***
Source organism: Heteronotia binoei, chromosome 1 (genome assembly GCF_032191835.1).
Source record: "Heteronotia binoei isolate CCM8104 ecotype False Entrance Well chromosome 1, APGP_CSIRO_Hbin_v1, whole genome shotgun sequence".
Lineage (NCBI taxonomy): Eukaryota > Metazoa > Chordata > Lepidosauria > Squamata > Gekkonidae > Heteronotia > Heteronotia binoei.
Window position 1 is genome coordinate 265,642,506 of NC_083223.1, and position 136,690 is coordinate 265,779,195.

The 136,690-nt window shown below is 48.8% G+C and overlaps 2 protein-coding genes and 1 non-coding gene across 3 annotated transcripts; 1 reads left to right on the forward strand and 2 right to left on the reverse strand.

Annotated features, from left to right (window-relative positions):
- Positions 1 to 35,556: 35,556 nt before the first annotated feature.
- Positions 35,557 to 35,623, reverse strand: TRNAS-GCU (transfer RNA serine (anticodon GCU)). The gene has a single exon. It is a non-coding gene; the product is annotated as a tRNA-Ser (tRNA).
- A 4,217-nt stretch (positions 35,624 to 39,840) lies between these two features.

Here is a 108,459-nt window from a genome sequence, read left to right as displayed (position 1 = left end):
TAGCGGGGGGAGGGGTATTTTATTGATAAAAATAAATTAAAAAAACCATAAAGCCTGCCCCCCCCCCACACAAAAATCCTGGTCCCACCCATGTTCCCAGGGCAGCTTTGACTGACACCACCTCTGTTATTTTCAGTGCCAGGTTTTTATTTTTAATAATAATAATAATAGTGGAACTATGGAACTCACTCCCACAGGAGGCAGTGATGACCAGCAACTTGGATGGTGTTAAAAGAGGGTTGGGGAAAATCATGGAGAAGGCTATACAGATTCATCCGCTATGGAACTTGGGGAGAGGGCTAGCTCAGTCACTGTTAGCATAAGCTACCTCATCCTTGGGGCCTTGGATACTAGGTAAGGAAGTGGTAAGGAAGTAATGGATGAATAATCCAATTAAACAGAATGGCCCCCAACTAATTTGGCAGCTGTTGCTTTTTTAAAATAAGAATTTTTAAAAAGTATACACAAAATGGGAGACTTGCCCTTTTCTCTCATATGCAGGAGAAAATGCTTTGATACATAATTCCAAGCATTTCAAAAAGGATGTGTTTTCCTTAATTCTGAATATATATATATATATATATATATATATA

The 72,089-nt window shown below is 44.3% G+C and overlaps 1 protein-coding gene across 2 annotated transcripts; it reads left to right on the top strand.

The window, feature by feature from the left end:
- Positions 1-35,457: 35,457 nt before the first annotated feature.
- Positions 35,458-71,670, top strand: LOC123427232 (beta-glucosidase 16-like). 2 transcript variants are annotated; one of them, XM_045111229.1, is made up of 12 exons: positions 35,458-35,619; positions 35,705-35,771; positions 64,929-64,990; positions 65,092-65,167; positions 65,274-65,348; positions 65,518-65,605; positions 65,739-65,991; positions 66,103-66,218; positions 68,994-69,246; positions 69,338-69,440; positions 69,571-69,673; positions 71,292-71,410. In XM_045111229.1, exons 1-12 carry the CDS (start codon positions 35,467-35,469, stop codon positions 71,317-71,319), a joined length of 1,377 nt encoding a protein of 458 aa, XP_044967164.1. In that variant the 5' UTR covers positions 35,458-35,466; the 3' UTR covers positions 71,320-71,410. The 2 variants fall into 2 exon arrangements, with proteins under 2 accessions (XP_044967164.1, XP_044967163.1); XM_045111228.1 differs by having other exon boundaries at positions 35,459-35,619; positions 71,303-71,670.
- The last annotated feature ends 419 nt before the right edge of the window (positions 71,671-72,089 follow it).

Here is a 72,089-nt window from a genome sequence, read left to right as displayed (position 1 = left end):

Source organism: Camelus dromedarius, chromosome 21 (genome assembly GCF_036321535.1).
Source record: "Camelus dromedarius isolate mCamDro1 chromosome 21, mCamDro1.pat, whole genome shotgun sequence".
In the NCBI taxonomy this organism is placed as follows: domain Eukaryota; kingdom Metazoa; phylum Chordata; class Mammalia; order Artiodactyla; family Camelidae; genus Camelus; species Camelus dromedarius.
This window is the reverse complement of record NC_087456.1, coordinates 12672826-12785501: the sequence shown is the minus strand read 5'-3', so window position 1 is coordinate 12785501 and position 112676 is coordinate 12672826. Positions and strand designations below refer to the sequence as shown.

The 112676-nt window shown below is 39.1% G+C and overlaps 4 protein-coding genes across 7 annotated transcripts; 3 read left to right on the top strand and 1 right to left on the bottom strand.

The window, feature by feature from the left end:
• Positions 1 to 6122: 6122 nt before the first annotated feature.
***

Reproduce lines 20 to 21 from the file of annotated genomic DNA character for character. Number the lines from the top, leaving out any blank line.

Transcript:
In the NCBI taxonomy this organism is placed as follows: domain Eukaryota; kingdom Metazoa; phylum Chordata; class Mammalia; order Artiodactyla; family Camelidae; genus Camelus; species Camelus dromedarius.
This window is the reverse complement of record NC_087456.1, coordinates 12672826-12785501: the sequence shown is the minus strand read 5'-3', so window position 1 is coordinate 12785501 and position 112676 is coordinate 12672826. Positions and strand designations below refer to the sequence as shown.